Mitt Romney thinks you need to take responsibility for your life

OK, so I lied. Just one more post on politics, since Romney is such a dick.

Over at Squashed (click through post title above to read), the author takes a look at how much a family of four (two parents, two kids) would need to make in order to pay federal income taxes.

The author used a similar family setup as Romney, with one parent working and one home with the two kids. Then the author took the standard deductions and child tax credits, which ended up at $45,750 in total annual income as the breaking point for paying federal income taxes.

In a given year, you have about 260 work days. Let’s say you work a full day on all of them. This means that any vacation, sick days, or holidays you want had better be paid. To make your $45,750, you need to bring in $174.62 a day. Let’s round that down to $174 to make the math work out more smoothly.

So, first thing, $45k is a pretty decent wage for most people, especially someone young enough to have two young kids or work outside a major metro area — say, somewhere like Buffalo.

But things get much worse as you go down the pay ladder:

You’re earning the federal minimum wage: $7.25 an hour. To get to $174 a day, you’ll need to work for … 24 hours. Congratulations. You can sleep on the weekends.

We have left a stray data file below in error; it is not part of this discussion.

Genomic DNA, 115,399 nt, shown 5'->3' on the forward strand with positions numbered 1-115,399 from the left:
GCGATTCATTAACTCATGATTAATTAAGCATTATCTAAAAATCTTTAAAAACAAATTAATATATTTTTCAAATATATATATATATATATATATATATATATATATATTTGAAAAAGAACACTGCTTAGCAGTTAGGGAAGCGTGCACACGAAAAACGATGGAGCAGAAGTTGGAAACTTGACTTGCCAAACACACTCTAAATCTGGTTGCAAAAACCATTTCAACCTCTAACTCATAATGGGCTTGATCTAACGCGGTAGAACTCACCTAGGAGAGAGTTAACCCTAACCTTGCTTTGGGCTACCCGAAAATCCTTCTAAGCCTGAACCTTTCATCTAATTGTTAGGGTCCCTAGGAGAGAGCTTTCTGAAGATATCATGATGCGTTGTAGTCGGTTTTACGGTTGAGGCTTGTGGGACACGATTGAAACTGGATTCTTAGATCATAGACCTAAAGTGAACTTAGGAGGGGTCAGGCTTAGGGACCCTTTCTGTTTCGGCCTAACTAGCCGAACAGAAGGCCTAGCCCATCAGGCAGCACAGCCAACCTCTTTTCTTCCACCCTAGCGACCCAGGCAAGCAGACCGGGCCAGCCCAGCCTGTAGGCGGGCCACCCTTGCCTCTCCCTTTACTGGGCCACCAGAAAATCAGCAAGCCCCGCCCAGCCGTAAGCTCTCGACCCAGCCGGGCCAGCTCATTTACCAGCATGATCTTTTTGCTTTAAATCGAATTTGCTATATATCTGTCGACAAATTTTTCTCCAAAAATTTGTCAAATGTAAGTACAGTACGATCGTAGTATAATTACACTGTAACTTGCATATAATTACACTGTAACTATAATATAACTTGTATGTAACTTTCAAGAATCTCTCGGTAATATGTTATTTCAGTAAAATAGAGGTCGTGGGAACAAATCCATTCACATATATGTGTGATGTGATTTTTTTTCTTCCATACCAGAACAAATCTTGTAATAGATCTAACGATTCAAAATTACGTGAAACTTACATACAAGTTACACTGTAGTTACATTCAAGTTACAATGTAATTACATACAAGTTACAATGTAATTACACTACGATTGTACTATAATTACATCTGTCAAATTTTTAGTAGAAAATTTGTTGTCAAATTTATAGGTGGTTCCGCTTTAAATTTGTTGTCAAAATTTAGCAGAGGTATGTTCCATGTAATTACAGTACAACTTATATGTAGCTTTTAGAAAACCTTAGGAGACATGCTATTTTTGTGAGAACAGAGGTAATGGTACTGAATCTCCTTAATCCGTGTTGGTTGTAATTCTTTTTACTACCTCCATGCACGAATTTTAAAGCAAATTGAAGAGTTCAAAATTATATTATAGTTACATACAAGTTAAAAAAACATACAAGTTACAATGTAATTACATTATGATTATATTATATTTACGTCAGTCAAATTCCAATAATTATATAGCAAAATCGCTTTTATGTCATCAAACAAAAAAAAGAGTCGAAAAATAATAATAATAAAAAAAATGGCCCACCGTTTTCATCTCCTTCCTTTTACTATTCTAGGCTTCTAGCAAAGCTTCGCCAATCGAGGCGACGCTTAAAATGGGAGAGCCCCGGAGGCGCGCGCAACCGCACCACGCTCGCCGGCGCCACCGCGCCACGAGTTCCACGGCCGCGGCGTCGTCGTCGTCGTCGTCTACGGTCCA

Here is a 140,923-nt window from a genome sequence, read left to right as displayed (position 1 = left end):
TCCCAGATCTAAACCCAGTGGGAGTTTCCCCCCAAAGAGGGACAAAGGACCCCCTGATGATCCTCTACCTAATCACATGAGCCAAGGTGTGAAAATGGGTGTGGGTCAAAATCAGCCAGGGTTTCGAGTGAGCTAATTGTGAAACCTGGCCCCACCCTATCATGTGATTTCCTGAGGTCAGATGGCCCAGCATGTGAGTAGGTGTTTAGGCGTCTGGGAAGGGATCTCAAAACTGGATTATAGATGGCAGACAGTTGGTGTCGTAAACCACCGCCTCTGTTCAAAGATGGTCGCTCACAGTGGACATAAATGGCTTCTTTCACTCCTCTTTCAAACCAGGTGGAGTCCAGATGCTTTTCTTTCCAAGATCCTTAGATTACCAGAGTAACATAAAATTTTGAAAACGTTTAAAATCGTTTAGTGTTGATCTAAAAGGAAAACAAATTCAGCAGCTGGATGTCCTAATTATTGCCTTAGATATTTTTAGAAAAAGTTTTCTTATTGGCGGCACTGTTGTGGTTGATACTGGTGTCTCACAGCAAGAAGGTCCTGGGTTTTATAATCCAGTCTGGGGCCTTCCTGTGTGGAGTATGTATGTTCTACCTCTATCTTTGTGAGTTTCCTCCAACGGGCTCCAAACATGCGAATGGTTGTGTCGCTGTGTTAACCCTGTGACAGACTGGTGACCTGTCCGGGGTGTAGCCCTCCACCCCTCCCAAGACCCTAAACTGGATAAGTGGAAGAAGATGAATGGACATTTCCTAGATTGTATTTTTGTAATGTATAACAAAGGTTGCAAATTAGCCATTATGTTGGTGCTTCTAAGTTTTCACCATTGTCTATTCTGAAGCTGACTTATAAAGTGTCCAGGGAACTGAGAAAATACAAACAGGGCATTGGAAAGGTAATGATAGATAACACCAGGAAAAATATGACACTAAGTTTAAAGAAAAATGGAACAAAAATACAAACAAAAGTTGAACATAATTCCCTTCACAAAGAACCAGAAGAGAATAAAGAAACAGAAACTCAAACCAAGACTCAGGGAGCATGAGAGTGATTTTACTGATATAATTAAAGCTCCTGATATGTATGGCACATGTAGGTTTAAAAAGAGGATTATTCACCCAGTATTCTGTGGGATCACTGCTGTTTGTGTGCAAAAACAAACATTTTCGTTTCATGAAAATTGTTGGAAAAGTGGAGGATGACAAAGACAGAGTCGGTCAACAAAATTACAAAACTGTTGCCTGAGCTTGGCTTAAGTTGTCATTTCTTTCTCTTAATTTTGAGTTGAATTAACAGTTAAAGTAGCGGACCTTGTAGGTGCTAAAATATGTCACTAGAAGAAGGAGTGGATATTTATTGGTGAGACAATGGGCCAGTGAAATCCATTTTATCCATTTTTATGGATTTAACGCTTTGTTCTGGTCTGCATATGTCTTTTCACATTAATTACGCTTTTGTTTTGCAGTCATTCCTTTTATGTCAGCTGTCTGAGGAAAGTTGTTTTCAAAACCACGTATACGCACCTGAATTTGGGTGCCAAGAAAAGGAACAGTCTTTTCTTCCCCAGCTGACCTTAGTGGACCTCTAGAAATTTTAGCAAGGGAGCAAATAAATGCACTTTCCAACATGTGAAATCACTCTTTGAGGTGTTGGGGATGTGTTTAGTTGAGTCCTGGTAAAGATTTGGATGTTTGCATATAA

For more, Ezra Klein’s Wonkblog details who doesn’t pay taxes, in eight charts. (Spoiler: of the 46% that don’t pay income tax, the majority pay the payroll tax. Of the ~18% that don’t pay any federal income or payroll tax, 57% are elderly, 39% are non-elderly with income under $20k.)

Yeah, so Romney is a dick.

Cutting the Digital Lifeline and Finding Serenity –

One side effect of living an always-on digital life is the tension, along with the thrill, that can arise from being able to peep into people’s worlds at any moment and comparing their lives with yours. This tension may be inevitable at times, but it’s not inescapable. It’s possible to move beyond the angst that social media can provoke — and to be glad that we’ve done so.

In this article on, Jenna Wortham reflects on her experience of being forced to disconnect from her digital life and liking it. Living in the moment… enjoying a conversation with a friend… relaxing.

I’ve been doing more of this — not on purpose, at first, but the last few days have been on purpose. I’ve left my phone in another room, silenced, so I can focus on what ever I am doing. Playing with the kids, making dinner, chores around the house, whatever. And I’ve liked it too.

In fact, yesterday, with the exception of a quick news check and to look up some info after we discovered our central air drain hose backed up and leaked on the basement floor, I didn’t use my phone at all while at home.

In the article, Wortham interviewed Wilhelm Hofmann, an assistant professor of behavioral science at the University of Chicago, who recommended a “screen diet”:

Mr. Hofmann recommends setting up a kind of screen diet, building in a period each day to go screenless, either by going for a run and leaving your phone at home, or by stashing it in a drawer during dinner or while hanging out with friends.

“Ask yourself: How important is this, really? How happy does it actually make you?” he said. “Harness that feeling of pride when you do resist and stick to it.”